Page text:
Fans of Lidia Yuknavitch already know all her sentences are consistently some combination of: intense, electric, damp, arresting—this collection of short stories follows that trend. Some are super-short snapshots. Others have a full, pulsing life. And as a collection, they are populated by misfits on the edge of town, people feeling themselves as mammals existing in liminal spaces.
Like the verging border of its title, the collection is peopled by characters who live on the edges—of society, of safety, of sanity. The interests and subject matter of this collection upend normal boundaries and expectations. Outcasts and voiceless figures are placed center-stage. We are able to be a part of their experience, their pain, their rage, and their beauty ... She has a vested and specific interest in the people and the places who do not sit at the center of the mainstream in any sense of that term, who live in the borders of things ... Yuknavitch honors the truths and perspectives of her narrators by building up worlds in which their individual pains and decisions are given context and sense ... Yuknavitch has an incredible gift for description and a knack for embodying the emotions of her characters. The people of this collection are brave and truthful, even when their truths are frightening. These are misfits celebrated, misfits embraced. Yuknavitch invites us to spend time with them and to dwell with them in their in-between spaces. I invite you to do the same. It is time well spent.
Verge simply feels replete. Its stories create a subdermal web that coheres and refracts the collection with motifs of feminism, middle-class imposter syndrome, isolation and more—but those words alone would be reductive to Yuknavitch’s sheer artistry and inimitable inflection as a writer ... With each complex piece of this mosaic, Verge is a fantastic read all around.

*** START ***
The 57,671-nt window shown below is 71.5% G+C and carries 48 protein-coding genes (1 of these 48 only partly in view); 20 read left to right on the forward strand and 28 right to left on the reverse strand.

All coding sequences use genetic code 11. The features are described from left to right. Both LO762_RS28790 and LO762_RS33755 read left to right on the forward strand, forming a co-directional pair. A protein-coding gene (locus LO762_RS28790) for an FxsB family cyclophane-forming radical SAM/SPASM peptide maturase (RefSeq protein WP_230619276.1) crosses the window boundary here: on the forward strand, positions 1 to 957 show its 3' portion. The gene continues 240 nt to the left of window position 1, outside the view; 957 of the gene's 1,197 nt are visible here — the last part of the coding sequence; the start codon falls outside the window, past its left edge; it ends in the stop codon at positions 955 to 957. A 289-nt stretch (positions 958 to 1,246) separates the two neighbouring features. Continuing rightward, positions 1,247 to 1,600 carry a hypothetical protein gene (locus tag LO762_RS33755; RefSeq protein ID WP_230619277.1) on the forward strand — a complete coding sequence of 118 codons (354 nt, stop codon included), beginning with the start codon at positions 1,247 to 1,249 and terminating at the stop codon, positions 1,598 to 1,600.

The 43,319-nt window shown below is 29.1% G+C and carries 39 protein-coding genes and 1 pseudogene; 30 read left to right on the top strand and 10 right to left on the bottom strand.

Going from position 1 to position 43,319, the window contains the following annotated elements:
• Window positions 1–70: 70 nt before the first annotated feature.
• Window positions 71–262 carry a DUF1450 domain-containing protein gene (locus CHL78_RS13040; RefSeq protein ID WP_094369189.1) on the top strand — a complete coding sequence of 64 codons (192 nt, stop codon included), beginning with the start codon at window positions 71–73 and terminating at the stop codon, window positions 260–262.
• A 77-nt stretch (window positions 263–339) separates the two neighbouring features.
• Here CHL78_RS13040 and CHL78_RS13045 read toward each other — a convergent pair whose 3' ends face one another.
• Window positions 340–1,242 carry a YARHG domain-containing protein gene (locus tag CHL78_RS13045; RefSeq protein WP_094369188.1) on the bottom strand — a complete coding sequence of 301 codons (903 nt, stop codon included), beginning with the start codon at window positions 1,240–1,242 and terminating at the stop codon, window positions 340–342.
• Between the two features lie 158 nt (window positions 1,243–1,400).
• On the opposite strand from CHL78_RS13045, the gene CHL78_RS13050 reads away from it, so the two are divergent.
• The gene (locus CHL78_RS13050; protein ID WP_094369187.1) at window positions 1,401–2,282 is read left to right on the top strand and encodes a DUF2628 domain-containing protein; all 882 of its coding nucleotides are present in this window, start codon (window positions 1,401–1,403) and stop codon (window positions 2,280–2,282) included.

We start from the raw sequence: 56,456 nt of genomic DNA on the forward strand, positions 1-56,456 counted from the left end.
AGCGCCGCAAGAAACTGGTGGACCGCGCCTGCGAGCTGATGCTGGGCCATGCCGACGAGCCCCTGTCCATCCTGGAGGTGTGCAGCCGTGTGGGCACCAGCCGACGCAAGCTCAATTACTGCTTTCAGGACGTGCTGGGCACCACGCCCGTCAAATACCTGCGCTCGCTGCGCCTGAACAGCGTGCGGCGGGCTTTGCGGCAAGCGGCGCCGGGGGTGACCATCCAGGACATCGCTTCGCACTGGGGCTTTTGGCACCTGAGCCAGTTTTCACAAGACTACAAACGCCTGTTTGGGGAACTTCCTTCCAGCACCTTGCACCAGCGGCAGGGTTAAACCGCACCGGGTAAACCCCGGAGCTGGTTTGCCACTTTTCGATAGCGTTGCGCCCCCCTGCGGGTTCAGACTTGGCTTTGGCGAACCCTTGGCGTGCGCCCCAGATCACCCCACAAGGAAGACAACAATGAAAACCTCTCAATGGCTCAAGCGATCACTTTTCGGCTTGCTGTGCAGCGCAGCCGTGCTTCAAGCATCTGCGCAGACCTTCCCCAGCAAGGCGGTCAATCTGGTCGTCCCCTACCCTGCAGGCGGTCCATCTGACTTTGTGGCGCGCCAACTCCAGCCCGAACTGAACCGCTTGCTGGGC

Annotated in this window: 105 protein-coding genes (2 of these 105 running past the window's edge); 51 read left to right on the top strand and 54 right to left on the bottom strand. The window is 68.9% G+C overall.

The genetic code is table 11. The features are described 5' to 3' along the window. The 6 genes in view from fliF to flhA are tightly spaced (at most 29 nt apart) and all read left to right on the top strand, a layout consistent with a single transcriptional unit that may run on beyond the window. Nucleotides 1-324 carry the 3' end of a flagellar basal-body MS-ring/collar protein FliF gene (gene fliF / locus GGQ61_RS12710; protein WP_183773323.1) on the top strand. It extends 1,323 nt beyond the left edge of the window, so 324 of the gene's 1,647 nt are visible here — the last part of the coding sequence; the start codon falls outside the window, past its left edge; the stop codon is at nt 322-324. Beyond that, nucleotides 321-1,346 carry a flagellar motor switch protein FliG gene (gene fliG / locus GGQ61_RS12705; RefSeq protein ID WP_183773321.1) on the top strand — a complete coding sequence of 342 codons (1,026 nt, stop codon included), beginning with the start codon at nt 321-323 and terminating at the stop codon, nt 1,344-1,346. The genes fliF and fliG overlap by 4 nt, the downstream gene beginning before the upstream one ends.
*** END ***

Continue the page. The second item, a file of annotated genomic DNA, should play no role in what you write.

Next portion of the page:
These stories are shocking, stark, pulsing; their power lies in their realism, even when the tone turns dreamy and approaches magical realism. Yuknavitch's clear voice, with its unflinching demand that her readers recognize pain as well as beauty, is as precise and distinctive as ever ... she writes about the bright points in a dark world, and while the stories in Verge indeed lean decidedly toward the dark, those memorable points of light define them ... Disturbing and essential, these stories emphasize the forgotten, the pushed aside, the marginalized. Yuknavitch's storytelling is urgent, raw and inspired, and if Verge is a love letter to those on the edge, it is equally important for all of us.
20 short, sharp stories ... Yuknavitch’s imagery is visceral, and the mood skews angry throughout the collection; themes of sexual violence—often against children—may be triggering for readers. But she writes with a darkly beautiful precision, and her compassion for outcasts and damaged souls offers an underlying tenderness while avoiding redemptive clichés ... A dark and often unsettling collection that some readers will find difficult but that will reward those seeking fierce, intimate writing.
...if these stories teach us about lust, they also flip to the other side of that same coin: These are narratives full of deep rage ... Yuknavitch keeps readers’ heads pressed against what is hardest to see, and this doesn’t always land. Some of the rage can feel self-righteous; some of the desire pushes deep into taboo and veers toward unpalatable. But where there are risks, there are rewards ... Gutsy stories from one of our most fearless writers.